I'm not a rich man.  Making movies costs a shit ton of money.  The only more expensive art form than filmmaking is architecture.  So in terms of architecture, how do you make an interesting building for less than $2,000?  I mean, that's maybe a tool shed at best.  No one would pay money to see a Tuff Shed.  "Hey man, give me $8 and you can check out where I keep my lawnmower."  Please.  But what if it's a tool shed on a tropical island next to a cascading waterfall, smeared in blood, with naked women inside?  Now that's something someone might pay money to see.  That's the posture I'll be taking with my films until the day I start using other people's money to make them.

Thursday, April 14, 2011

Twilight sucks

Twilight sucks.  It worse than sucks, and it's bad for you.  I can't believe it's as popular as it is.  Are there that many insecure, teenage girls out there, bored with their lives?  Or as Bill Hicks would say, "is there that much babysitting money being passed around?"  I'm going to try to lay out why I hate it so much, and hopefully plant seeds of hate deep in the hearts of anyone who reads this.  Stephanie Meyer must be stopped at all costs.  And I mean why it sucks beyond the fact that Stephanie Meyer couldn't write herself out of a paper bag.  Her writing is adverb laden scat that has about as much literary value as toilet paper.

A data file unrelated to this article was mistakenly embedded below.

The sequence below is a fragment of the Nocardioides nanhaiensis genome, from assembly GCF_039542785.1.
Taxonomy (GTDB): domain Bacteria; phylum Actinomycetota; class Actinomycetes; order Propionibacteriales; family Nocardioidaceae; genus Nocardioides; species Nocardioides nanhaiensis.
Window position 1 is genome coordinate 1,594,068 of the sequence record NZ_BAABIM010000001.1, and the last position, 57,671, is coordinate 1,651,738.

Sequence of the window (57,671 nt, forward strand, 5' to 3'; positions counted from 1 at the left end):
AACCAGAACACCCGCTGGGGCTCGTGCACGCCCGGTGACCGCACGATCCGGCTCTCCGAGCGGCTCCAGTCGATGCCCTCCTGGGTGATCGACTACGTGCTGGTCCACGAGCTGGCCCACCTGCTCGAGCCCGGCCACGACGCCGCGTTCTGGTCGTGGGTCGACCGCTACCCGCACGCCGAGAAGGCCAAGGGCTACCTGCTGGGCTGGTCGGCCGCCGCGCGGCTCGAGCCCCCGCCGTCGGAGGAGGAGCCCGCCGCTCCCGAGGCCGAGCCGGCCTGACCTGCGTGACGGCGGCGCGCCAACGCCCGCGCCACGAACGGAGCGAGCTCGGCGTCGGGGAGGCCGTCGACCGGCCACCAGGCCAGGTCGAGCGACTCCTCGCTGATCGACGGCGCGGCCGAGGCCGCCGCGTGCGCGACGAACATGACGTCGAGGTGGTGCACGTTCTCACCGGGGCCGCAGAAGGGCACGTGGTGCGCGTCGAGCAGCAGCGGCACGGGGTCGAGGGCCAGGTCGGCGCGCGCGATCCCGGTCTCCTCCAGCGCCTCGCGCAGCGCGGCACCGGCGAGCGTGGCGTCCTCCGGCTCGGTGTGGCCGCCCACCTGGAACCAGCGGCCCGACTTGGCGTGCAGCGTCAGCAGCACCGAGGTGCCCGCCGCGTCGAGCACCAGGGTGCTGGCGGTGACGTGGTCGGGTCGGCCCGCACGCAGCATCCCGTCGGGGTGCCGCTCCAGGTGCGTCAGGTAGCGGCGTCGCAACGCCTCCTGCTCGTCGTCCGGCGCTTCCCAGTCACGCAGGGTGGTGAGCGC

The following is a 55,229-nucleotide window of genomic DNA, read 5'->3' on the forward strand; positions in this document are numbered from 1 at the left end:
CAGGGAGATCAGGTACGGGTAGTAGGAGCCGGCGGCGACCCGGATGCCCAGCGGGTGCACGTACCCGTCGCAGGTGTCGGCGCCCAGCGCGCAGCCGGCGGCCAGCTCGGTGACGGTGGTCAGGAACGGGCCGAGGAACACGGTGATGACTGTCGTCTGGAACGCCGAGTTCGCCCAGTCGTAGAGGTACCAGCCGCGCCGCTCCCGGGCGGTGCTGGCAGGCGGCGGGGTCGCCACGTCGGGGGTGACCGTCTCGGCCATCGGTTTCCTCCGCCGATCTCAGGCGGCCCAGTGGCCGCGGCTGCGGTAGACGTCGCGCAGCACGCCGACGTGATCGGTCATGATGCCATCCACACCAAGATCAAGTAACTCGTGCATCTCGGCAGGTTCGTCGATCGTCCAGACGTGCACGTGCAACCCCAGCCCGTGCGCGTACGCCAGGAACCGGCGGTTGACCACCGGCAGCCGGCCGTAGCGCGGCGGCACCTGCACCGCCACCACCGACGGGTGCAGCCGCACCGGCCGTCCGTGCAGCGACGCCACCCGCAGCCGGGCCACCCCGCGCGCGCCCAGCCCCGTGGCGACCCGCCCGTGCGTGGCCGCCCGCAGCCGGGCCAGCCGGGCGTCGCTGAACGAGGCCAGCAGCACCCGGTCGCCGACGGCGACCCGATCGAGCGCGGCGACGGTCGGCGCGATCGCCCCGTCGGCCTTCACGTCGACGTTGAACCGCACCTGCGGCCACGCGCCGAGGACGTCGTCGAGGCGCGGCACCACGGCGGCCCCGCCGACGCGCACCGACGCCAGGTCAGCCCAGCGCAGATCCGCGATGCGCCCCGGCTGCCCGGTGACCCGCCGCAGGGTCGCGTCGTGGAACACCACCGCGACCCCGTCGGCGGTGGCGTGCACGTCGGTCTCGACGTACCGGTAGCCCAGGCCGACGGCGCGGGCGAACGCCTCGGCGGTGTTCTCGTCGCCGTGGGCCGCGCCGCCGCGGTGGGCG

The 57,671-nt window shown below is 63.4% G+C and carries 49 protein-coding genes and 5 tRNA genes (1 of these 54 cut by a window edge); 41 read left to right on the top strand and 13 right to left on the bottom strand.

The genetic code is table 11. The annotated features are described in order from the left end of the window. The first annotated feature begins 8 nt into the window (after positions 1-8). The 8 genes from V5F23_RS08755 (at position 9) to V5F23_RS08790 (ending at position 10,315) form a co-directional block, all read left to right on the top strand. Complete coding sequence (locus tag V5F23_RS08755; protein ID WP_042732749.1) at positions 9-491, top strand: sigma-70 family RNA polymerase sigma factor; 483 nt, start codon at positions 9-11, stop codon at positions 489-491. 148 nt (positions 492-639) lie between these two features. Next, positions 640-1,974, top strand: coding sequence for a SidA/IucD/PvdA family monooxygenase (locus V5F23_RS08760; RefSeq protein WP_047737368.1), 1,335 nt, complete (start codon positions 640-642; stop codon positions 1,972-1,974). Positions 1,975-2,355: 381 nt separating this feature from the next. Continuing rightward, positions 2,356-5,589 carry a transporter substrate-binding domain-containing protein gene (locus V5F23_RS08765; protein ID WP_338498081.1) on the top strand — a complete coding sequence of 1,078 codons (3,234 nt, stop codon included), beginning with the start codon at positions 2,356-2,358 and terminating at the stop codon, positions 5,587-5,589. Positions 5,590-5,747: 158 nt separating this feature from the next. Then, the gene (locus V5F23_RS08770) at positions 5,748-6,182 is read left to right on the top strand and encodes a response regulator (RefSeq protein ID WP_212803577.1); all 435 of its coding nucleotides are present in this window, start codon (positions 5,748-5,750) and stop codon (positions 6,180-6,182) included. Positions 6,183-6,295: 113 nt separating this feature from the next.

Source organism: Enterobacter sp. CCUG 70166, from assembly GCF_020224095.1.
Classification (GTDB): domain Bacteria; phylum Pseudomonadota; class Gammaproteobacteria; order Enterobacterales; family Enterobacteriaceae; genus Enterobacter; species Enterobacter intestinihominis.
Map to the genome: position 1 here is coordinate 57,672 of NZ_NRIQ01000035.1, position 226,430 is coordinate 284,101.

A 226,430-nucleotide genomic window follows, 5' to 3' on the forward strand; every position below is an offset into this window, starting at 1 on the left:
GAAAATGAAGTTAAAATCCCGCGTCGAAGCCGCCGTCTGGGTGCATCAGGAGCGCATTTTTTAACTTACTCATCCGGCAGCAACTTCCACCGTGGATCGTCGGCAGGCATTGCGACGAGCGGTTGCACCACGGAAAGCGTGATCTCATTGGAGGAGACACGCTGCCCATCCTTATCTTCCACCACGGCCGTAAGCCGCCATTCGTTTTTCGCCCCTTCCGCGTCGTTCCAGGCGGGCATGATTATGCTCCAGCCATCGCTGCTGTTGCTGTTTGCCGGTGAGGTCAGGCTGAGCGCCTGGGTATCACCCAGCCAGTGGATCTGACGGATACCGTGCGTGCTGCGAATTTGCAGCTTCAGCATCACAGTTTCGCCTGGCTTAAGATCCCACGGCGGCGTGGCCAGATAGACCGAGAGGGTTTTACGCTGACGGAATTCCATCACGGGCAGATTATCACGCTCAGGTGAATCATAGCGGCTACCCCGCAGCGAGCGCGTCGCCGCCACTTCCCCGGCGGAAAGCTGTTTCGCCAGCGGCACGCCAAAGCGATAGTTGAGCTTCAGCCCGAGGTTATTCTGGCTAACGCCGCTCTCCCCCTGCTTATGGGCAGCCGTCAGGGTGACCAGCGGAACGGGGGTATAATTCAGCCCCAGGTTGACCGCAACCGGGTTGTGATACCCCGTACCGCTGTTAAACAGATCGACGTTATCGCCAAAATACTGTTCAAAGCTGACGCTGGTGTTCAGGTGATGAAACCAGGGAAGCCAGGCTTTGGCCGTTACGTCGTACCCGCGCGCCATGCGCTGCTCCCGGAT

First of all, vampires don't sparkle.  Period.  When Bram Stoker wrote Dracula, it was because there was an outbreak of syphilis and the book was a cautionary tale for young women to beware strange men with accents.  That's why vampirism is a disease of the blood, it leaves sores (bite marks), etc.  Vampires are supposed to be scary and gross.  It's a metaphor for sexually transmitted disease.  Vampirism is supposed to be something you want to avoid getting.  Like herpes.  Vampires that shimmer make about as much sense as a teenage girl saying, "I would love for my vag to turn black and rot off."  Not only that, but the glittering serves no purpose in the story.  If Bella had to use Edward's shine as a way to find him, it would be a plot point, and would serve the story.  But it doesn't.  It serves no purpose outside of making the vampires seem more beautiful.